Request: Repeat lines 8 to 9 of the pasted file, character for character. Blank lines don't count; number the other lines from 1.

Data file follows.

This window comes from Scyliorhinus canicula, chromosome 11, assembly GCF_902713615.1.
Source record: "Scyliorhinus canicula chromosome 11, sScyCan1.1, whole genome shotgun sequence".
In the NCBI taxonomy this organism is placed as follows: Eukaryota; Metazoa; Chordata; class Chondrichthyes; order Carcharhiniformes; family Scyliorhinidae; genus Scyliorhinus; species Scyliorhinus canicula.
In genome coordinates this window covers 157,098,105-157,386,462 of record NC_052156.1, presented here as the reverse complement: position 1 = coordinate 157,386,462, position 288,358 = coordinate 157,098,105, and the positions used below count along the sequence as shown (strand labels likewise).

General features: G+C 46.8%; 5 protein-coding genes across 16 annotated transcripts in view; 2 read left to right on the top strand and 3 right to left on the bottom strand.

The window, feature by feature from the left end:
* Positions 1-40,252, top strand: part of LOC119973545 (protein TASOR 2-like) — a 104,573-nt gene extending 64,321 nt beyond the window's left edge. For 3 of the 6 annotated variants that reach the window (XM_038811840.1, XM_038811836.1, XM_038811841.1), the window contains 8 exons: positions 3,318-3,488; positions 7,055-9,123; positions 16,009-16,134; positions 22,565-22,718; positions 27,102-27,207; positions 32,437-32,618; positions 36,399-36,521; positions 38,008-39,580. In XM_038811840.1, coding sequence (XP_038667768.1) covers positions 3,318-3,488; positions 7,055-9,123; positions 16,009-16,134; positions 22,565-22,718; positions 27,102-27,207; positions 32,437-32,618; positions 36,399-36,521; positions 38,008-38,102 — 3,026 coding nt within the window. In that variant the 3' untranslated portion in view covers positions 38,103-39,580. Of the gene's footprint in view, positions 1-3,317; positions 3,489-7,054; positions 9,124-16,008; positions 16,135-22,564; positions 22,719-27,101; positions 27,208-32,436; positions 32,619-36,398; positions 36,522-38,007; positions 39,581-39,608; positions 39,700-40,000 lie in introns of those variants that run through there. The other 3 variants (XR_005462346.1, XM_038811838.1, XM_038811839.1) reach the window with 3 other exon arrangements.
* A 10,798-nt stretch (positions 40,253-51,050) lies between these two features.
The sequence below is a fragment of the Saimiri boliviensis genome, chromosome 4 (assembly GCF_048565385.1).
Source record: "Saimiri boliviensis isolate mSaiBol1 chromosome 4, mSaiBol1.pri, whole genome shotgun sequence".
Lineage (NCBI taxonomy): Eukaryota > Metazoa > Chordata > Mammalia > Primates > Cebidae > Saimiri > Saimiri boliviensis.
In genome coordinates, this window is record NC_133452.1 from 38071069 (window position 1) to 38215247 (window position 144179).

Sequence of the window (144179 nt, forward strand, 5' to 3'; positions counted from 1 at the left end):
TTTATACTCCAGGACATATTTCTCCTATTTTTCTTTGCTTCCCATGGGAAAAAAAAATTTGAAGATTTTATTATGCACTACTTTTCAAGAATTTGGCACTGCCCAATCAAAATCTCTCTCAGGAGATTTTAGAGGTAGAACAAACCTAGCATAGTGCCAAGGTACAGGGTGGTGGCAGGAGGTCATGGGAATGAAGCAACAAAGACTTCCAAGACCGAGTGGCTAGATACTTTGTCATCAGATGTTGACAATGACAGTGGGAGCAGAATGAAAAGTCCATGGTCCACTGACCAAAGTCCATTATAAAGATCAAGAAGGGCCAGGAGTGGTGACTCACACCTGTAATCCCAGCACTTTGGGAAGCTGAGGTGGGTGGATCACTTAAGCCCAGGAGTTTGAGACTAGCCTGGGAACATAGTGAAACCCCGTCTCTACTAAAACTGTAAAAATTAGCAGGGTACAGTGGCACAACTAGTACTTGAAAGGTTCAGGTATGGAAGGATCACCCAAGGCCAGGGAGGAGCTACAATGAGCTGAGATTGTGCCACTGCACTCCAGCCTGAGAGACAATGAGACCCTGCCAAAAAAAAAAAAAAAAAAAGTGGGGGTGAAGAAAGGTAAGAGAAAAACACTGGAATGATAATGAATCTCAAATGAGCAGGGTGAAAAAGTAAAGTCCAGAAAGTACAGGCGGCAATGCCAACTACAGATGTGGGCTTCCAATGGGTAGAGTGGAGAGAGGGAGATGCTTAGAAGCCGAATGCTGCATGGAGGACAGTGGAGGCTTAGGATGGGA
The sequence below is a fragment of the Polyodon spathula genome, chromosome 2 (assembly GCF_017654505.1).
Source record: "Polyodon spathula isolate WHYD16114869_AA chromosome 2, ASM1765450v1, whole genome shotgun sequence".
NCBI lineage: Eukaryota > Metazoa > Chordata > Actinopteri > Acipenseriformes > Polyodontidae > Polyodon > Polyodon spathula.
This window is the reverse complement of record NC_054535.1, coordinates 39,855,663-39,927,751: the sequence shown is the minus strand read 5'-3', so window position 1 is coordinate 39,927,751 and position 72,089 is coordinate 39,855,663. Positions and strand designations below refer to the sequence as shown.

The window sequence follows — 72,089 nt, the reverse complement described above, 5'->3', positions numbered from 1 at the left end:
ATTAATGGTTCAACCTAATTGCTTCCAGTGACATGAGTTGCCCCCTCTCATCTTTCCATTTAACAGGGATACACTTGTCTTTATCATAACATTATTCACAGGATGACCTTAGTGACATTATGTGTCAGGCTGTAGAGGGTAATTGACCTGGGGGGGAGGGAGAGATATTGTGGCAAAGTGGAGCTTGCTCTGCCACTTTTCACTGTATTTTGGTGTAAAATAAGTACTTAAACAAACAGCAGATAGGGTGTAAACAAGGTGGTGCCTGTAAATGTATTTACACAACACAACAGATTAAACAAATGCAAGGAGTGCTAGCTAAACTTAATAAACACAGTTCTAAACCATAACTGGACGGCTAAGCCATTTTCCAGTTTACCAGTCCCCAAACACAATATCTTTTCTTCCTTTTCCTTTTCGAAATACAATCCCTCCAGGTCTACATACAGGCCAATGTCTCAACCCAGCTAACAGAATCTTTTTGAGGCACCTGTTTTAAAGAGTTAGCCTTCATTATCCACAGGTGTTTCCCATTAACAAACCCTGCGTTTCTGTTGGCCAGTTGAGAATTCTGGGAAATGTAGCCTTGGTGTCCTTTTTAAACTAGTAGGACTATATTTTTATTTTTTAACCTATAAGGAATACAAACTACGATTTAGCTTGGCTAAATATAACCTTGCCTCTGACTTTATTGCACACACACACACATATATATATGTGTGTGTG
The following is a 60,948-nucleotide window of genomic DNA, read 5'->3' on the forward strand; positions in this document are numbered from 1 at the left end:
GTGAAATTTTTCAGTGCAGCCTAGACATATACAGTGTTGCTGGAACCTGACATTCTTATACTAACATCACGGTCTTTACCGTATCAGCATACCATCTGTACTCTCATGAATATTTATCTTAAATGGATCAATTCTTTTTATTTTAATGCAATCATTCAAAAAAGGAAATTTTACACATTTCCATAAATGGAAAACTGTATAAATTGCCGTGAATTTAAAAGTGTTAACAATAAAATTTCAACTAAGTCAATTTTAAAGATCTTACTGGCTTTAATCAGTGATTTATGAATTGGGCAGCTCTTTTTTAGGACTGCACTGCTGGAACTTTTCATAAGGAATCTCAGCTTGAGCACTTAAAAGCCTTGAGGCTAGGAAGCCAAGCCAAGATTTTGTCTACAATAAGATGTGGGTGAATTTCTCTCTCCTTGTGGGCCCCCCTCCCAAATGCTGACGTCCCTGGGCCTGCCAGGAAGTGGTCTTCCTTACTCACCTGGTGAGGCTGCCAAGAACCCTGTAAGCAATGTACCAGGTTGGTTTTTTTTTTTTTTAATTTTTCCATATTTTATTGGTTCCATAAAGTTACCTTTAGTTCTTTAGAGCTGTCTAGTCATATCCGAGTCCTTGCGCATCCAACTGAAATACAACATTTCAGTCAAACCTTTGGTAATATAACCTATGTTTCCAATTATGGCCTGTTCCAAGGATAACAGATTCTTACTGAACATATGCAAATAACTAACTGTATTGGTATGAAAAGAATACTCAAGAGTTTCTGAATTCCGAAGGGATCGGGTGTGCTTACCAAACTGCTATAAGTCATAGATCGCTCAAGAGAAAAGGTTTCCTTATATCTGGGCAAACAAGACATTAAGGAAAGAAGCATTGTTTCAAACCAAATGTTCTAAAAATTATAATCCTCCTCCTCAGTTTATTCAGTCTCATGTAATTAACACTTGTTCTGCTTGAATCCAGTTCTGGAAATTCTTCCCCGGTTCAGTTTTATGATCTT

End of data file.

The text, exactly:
* A 10,798-nt stretch (positions 40,253-51,050) lies between these two features.
The sequence below is a fragment of the Saimiri boliviensis genome, chromosome 4 (assembly GCF_048565385.1).